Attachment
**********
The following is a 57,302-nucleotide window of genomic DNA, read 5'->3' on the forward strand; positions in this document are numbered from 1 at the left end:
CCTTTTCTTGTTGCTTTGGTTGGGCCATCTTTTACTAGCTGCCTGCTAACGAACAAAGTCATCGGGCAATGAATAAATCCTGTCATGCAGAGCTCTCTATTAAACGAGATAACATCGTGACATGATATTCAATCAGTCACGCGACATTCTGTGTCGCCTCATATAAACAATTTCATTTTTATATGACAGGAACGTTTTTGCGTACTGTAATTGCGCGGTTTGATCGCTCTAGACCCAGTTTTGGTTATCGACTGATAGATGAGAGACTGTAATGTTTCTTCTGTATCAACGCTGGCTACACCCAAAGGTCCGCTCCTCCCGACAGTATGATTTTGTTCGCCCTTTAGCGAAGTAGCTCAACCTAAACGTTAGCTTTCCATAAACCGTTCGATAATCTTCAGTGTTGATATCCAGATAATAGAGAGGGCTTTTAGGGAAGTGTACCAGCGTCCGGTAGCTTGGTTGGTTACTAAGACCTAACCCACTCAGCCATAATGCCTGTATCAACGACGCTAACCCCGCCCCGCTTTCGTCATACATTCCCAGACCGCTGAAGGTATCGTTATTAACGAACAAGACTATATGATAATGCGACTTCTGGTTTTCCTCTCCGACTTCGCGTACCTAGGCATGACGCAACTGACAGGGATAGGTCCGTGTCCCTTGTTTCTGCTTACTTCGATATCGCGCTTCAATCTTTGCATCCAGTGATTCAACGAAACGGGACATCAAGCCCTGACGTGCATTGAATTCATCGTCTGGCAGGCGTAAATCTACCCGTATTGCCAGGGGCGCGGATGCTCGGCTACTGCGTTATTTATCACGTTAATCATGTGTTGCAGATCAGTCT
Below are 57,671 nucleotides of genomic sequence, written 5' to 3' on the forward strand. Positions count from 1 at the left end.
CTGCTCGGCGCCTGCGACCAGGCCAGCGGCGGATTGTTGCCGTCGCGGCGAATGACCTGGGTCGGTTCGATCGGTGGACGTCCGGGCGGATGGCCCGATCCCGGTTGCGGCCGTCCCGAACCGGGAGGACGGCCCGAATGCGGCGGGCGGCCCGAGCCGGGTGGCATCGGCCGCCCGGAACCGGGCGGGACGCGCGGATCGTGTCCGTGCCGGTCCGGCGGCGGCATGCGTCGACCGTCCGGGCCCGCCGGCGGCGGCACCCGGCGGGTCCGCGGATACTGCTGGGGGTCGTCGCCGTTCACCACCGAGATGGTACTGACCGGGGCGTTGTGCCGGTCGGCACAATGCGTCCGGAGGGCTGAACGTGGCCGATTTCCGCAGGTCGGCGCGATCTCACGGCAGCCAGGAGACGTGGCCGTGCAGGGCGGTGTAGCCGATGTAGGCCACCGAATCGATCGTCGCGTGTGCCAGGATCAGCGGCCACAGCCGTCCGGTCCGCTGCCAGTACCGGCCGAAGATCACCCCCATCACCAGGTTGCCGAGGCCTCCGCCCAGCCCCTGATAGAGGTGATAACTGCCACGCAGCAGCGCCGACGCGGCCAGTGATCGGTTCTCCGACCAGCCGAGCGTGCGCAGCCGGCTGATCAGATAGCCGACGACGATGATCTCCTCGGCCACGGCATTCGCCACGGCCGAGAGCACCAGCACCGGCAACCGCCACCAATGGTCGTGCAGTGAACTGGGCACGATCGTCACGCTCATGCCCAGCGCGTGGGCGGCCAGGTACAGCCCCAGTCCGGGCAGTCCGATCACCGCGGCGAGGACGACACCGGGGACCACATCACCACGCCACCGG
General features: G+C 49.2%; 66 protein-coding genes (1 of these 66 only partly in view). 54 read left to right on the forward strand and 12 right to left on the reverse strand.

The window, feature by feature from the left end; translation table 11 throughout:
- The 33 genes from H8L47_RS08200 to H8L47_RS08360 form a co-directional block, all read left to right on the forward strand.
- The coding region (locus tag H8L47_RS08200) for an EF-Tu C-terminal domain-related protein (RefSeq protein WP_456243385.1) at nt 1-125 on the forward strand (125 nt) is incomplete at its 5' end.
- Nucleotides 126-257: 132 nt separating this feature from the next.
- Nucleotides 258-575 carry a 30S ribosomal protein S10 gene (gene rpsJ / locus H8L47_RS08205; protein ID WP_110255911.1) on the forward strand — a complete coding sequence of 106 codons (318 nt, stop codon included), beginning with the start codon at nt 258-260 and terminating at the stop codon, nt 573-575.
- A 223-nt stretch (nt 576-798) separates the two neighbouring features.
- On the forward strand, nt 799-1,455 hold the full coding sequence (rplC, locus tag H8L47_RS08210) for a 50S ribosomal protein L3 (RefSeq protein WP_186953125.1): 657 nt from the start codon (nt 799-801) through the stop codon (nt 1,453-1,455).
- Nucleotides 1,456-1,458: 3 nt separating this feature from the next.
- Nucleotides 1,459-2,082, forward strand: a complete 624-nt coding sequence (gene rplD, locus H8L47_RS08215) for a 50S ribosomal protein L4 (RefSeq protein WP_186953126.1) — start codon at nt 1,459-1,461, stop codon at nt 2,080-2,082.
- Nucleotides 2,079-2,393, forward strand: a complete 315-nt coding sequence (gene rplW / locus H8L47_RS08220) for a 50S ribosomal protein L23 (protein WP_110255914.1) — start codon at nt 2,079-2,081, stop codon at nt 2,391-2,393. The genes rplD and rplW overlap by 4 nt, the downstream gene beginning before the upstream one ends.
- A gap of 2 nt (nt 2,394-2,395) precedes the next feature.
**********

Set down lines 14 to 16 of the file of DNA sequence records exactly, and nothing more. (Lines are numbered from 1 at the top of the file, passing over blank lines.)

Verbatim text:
- Nucleotides 1,459-2,082, forward strand: a complete 624-nt coding sequence (gene rplD, locus H8L47_RS08215) for a 50S ribosomal protein L4 (RefSeq protein WP_186953126.1) — start codon at nt 1,459-1,461, stop codon at nt 2,080-2,082.
- Nucleotides 2,079-2,393, forward strand: a complete 315-nt coding sequence (gene rplW / locus H8L47_RS08220) for a 50S ribosomal protein L23 (protein WP_110255914.1) — start codon at nt 2,079-2,081, stop codon at nt 2,391-2,393. The genes rplD and rplW overlap by 4 nt, the downstream gene beginning before the upstream one ends.
- A gap of 2 nt (nt 2,394-2,395) precedes the next feature.